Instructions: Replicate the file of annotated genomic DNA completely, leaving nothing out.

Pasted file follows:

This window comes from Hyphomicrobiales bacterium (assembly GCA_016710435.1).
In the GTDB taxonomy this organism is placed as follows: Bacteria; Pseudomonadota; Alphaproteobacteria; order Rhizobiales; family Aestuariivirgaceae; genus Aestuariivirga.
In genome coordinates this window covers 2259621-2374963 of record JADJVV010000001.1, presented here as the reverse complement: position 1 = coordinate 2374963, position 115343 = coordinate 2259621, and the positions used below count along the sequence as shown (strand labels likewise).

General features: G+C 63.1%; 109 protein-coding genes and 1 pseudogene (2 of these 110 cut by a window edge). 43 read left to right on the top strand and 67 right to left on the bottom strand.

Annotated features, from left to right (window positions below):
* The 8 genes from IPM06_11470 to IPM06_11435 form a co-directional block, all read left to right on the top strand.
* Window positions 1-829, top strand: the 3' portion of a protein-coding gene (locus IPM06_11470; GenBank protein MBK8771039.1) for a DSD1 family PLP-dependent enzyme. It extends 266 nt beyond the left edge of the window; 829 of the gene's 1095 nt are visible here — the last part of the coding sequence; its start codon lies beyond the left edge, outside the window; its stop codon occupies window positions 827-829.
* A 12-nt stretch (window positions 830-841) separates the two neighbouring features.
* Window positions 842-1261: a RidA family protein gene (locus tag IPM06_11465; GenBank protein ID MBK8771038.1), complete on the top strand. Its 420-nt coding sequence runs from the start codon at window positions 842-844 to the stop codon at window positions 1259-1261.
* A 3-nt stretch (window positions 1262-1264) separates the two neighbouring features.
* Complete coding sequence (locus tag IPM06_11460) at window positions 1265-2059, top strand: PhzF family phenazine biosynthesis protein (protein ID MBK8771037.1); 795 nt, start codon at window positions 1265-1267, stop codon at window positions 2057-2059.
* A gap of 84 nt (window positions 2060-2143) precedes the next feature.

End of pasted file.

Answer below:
This window comes from Hyphomicrobiales bacterium (assembly GCA_016710435.1).
In the GTDB taxonomy this organism is placed as follows: Bacteria; Pseudomonadota; Alphaproteobacteria; order Rhizobiales; family Aestuariivirgaceae; genus Aestuariivirga.
In genome coordinates this window covers 2259621-2374963 of record JADJVV010000001.1, presented here as the reverse complement: position 1 = coordinate 2374963, position 115343 = coordinate 2259621, and the positions used below count along the sequence as shown (strand labels likewise).

General features: G+C 63.1%; 109 protein-coding genes and 1 pseudogene (2 of these 110 cut by a window edge). 43 read left to right on the top strand and 67 right to left on the bottom strand.

Annotated features, from left to right (window positions below):
* The 8 genes from IPM06_11470 to IPM06_11435 form a co-directional block, all read left to right on the top strand.
* Window positions 1-829, top strand: the 3' portion of a protein-coding gene (locus IPM06_11470; GenBank protein MBK8771039.1) for a DSD1 family PLP-dependent enzyme. It extends 266 nt beyond the left edge of the window; 829 of the gene's 1095 nt are visible here — the last part of the coding sequence; its start codon lies beyond the left edge, outside the window; its stop codon occupies window positions 827-829.
* A 12-nt stretch (window positions 830-841) separates the two neighbouring features.
* Window positions 842-1261: a RidA family protein gene (locus tag IPM06_11465; GenBank protein ID MBK8771038.1), complete on the top strand. Its 420-nt coding sequence runs from the start codon at window positions 842-844 to the stop codon at window positions 1259-1261.
* A 3-nt stretch (window positions 1262-1264) separates the two neighbouring features.
* Complete coding sequence (locus tag IPM06_11460) at window positions 1265-2059, top strand: PhzF family phenazine biosynthesis protein (protein ID MBK8771037.1); 795 nt, start codon at window positions 1265-1267, stop codon at window positions 2057-2059.
* A gap of 84 nt (window positions 2060-2143) precedes the next feature.